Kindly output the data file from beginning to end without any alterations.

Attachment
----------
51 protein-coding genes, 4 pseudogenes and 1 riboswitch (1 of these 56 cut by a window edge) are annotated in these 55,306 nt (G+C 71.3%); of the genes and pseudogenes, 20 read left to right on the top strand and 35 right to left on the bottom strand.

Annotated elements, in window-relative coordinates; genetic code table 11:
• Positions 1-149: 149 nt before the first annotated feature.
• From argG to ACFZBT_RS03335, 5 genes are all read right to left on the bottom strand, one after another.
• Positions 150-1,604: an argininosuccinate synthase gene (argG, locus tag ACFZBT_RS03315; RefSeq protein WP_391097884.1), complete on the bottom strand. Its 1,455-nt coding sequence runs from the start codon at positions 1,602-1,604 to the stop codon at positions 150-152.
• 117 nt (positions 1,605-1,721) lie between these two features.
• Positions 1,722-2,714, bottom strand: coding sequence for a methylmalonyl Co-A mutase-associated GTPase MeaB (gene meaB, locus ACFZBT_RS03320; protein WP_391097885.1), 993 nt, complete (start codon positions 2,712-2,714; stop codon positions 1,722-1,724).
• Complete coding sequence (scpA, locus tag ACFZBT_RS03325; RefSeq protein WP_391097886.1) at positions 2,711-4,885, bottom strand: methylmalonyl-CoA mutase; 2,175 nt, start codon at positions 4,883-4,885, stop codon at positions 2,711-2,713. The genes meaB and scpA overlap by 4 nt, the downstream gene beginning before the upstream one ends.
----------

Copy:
51 protein-coding genes, 4 pseudogenes and 1 riboswitch (1 of these 56 cut by a window edge) are annotated in these 55,306 nt (G+C 71.3%); of the genes and pseudogenes, 20 read left to right on the top strand and 35 right to left on the bottom strand.

Annotated elements, in window-relative coordinates; genetic code table 11:
• Positions 1-149: 149 nt before the first annotated feature.
• From argG to ACFZBT_RS03335, 5 genes are all read right to left on the bottom strand, one after another.
• Positions 150-1,604: an argininosuccinate synthase gene (argG, locus tag ACFZBT_RS03315; RefSeq protein WP_391097884.1), complete on the bottom strand. Its 1,455-nt coding sequence runs from the start codon at positions 1,602-1,604 to the stop codon at positions 150-152.
• 117 nt (positions 1,605-1,721) lie between these two features.
• Positions 1,722-2,714, bottom strand: coding sequence for a methylmalonyl Co-A mutase-associated GTPase MeaB (gene meaB, locus ACFZBT_RS03320; protein WP_391097885.1), 993 nt, complete (start codon positions 2,712-2,714; stop codon positions 1,722-1,724).
• Complete coding sequence (scpA, locus tag ACFZBT_RS03325; RefSeq protein WP_391097886.1) at positions 2,711-4,885, bottom strand: methylmalonyl-CoA mutase; 2,175 nt, start codon at positions 4,883-4,885, stop codon at positions 2,711-2,713. The genes meaB and scpA overlap by 4 nt, the downstream gene beginning before the upstream one ends.